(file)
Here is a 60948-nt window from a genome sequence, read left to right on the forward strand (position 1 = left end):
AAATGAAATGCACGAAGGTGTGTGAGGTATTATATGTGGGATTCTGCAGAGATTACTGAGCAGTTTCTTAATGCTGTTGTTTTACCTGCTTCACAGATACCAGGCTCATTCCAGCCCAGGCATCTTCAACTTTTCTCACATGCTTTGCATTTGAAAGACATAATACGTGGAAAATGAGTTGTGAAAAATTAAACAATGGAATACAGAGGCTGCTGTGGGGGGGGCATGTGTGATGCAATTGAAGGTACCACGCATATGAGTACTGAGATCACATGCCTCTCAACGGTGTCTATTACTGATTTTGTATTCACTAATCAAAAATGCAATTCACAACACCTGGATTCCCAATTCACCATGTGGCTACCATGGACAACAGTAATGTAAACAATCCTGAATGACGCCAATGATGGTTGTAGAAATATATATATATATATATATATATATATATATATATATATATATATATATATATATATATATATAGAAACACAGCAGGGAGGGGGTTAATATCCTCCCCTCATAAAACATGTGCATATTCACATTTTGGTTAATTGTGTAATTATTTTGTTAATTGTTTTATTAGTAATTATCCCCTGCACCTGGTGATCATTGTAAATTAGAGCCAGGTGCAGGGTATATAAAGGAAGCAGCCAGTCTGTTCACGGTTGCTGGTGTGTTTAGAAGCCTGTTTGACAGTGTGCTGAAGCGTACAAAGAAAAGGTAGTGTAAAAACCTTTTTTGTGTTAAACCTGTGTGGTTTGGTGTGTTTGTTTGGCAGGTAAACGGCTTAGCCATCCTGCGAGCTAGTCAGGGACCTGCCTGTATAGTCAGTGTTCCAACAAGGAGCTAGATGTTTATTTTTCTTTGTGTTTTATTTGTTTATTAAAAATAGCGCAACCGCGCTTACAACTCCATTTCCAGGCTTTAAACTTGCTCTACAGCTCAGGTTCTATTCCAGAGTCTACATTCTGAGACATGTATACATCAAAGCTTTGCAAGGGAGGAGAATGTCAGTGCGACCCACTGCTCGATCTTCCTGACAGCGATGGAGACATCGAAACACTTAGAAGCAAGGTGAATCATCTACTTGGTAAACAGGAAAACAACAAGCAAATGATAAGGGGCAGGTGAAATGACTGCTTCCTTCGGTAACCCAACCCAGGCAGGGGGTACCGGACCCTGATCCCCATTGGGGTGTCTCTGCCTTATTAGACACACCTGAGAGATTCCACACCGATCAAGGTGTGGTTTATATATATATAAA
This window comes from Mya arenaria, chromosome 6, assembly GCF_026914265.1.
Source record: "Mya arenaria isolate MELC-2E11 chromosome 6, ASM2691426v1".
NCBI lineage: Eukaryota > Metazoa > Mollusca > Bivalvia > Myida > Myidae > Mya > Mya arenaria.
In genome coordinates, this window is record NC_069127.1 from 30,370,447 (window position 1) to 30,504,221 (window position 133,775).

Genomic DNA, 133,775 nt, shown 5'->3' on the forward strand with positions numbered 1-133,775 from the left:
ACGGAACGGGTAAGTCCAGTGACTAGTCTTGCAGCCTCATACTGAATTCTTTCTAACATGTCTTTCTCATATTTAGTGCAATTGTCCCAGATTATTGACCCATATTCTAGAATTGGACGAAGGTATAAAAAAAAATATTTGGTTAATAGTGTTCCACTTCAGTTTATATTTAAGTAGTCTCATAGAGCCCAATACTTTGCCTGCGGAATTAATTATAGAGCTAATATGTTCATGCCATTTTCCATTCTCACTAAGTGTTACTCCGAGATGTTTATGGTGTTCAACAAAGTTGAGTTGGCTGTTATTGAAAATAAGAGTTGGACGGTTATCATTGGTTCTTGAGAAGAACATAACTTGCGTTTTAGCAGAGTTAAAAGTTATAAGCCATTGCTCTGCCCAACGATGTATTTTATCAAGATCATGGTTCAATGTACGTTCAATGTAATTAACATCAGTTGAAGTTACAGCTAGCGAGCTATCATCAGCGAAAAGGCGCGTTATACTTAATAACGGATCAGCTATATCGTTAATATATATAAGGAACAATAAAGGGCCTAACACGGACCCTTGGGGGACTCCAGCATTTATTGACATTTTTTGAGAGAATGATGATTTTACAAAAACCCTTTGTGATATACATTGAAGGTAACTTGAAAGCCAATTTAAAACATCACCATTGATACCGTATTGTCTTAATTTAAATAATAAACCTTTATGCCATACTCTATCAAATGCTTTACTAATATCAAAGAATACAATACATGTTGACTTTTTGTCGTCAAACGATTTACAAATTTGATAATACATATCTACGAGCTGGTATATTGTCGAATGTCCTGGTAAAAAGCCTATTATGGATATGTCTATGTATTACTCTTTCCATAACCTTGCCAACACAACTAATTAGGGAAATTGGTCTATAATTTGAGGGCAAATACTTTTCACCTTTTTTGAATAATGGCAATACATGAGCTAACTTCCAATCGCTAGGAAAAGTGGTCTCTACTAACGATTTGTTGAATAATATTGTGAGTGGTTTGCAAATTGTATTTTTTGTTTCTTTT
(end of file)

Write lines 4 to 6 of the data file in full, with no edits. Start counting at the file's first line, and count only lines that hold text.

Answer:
Source record: "Mya arenaria isolate MELC-2E11 chromosome 6, ASM2691426v1".
NCBI lineage: Eukaryota > Metazoa > Mollusca > Bivalvia > Myida > Myidae > Mya > Mya arenaria.
In genome coordinates, this window is record NC_069127.1 from 30,370,447 (window position 1) to 30,504,221 (window position 133,775).